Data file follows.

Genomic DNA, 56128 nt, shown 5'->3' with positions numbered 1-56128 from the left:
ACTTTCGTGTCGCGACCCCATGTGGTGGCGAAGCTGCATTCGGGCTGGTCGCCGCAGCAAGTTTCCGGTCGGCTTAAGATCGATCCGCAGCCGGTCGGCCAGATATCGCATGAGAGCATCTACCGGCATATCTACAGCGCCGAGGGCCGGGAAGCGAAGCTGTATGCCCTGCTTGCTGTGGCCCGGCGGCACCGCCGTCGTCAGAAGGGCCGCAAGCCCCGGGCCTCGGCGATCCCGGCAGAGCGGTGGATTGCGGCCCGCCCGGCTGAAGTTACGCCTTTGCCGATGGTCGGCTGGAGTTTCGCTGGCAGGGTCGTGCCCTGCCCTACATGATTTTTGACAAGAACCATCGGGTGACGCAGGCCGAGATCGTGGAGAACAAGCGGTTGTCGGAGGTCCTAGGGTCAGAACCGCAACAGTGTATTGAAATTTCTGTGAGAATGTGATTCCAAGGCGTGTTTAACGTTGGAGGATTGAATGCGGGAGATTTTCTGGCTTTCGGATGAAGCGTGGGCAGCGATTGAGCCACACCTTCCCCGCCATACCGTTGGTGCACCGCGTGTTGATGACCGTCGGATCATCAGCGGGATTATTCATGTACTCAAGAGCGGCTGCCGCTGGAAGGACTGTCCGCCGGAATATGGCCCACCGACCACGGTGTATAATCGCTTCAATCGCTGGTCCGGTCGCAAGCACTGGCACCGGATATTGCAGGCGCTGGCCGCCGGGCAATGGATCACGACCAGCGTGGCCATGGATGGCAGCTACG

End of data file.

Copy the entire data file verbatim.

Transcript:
Genomic DNA, 56128 nt, shown 5'->3' with positions numbered 1-56128 from the left:
ACTTTCGTGTCGCGACCCCATGTGGTGGCGAAGCTGCATTCGGGCTGGTCGCCGCAGCAAGTTTCCGGTCGGCTTAAGATCGATCCGCAGCCGGTCGGCCAGATATCGCATGAGAGCATCTACCGGCATATCTACAGCGCCGAGGGCCGGGAAGCGAAGCTGTATGCCCTGCTTGCTGTGGCCCGGCGGCACCGCCGTCGTCAGAAGGGCCGCAAGCCCCGGGCCTCGGCGATCCCGGCAGAGCGGTGGATTGCGGCCCGCCCGGCTGAAGTTACGCCTTTGCCGATGGTCGGCTGGAGTTTCGCTGGCAGGGTCGTGCCCTGCCCTACATGATTTTTGACAAGAACCATCGGGTGACGCAGGCCGAGATCGTGGAGAACAAGCGGTTGTCGGAGGTCCTAGGGTCAGAACCGCAACAGTGTATTGAAATTTCTGTGAGAATGTGATTCCAAGGCGTGTTTAACGTTGGAGGATTGAATGCGGGAGATTTTCTGGCTTTCGGATGAAGCGTGGGCAGCGATTGAGCCACACCTTCCCCGCCATACCGTTGGTGCACCGCGTGTTGATGACCGTCGGATCATCAGCGGGATTATTCATGTACTCAAGAGCGGCTGCCGCTGGAAGGACTGTCCGCCGGAATATGGCCCACCGACCACGGTGTATAATCGCTTCAATCGCTGGTCCGGTCGCAAGCACTGGCACCGGATATTGCAGGCGCTGGCCGCCGGGCAATGGATCACGACCAGCGTGGCCATGGATGGCAGCTACG